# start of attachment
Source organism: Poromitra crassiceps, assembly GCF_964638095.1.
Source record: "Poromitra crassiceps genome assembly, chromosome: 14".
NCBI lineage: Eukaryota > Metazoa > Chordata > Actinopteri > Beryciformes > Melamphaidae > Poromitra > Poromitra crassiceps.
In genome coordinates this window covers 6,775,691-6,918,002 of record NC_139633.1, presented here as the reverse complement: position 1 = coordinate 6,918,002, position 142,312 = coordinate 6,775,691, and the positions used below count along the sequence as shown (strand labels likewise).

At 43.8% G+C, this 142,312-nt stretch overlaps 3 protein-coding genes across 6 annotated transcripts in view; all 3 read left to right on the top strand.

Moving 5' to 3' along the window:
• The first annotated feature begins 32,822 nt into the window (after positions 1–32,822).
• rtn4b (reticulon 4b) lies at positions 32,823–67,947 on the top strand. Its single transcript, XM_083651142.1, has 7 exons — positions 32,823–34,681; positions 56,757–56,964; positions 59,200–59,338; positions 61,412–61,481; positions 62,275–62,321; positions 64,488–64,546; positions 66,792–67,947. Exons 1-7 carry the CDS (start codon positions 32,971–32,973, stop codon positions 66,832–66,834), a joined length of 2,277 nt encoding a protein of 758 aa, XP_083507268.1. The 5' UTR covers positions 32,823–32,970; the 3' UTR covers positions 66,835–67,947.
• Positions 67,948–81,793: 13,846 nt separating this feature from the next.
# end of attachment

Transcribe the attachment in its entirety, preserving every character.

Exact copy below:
Source organism: Poromitra crassiceps, assembly GCF_964638095.1.
Source record: "Poromitra crassiceps genome assembly, chromosome: 14".
NCBI lineage: Eukaryota > Metazoa > Chordata > Actinopteri > Beryciformes > Melamphaidae > Poromitra > Poromitra crassiceps.
In genome coordinates this window covers 6,775,691-6,918,002 of record NC_139633.1, presented here as the reverse complement: position 1 = coordinate 6,918,002, position 142,312 = coordinate 6,775,691, and the positions used below count along the sequence as shown (strand labels likewise).

At 43.8% G+C, this 142,312-nt stretch overlaps 3 protein-coding genes across 6 annotated transcripts in view; all 3 read left to right on the top strand.

Moving 5' to 3' along the window:
• The first annotated feature begins 32,822 nt into the window (after positions 1–32,822).
• rtn4b (reticulon 4b) lies at positions 32,823–67,947 on the top strand. Its single transcript, XM_083651142.1, has 7 exons — positions 32,823–34,681; positions 56,757–56,964; positions 59,200–59,338; positions 61,412–61,481; positions 62,275–62,321; positions 64,488–64,546; positions 66,792–67,947. Exons 1-7 carry the CDS (start codon positions 32,971–32,973, stop codon positions 66,832–66,834), a joined length of 2,277 nt encoding a protein of 758 aa, XP_083507268.1. The 5' UTR covers positions 32,823–32,970; the 3' UTR covers positions 66,835–67,947.
• Positions 67,948–81,793: 13,846 nt separating this feature from the next.